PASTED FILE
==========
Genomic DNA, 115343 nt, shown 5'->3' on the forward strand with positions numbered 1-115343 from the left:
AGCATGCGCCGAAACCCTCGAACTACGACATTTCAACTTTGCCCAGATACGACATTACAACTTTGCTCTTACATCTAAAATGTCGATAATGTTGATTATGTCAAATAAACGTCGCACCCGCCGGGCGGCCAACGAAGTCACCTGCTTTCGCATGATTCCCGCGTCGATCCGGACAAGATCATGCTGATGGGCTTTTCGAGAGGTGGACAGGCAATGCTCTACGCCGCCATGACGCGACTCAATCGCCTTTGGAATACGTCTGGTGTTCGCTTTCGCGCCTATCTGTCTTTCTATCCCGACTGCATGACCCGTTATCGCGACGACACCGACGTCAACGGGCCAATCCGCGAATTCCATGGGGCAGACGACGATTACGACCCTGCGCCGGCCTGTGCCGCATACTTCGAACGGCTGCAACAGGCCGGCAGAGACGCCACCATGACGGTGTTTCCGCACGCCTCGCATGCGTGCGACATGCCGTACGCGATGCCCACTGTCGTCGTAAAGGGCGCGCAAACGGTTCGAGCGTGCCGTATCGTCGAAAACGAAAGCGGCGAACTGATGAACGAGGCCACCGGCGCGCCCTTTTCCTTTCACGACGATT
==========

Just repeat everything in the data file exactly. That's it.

Genomic DNA, 115343 nt, shown 5'->3' on the forward strand with positions numbered 1-115343 from the left:
AGCATGCGCCGAAACCCTCGAACTACGACATTTCAACTTTGCCCAGATACGACATTACAACTTTGCTCTTACATCTAAAATGTCGATAATGTTGATTATGTCAAATAAACGTCGCACCCGCCGGGCGGCCAACGAAGTCACCTGCTTTCGCATGATTCCCGCGTCGATCCGGACAAGATCATGCTGATGGGCTTTTCGAGAGGTGGACAGGCAATGCTCTACGCCGCCATGACGCGACTCAATCGCCTTTGGAATACGTCTGGTGTTCGCTTTCGCGCCTATCTGTCTTTCTATCCCGACTGCATGACCCGTTATCGCGACGACACCGACGTCAACGGGCCAATCCGCGAATTCCATGGGGCAGACGACGATTACGACCCTGCGCCGGCCTGTGCCGCATACTTCGAACGGCTGCAACAGGCCGGCAGAGACGCCACCATGACGGTGTTTCCGCACGCCTCGCATGCGTGCGACATGCCGTACGCGATGCCCACTGTCGTCGTAAAGGGCGCGCAAACGGTTCGAGCGTGCCGTATCGTCGAAAACGAAAGCGGCGAACTGATGAACGAGGCCACCGGCGCGCCCTTTTCCTTTCACGACGATT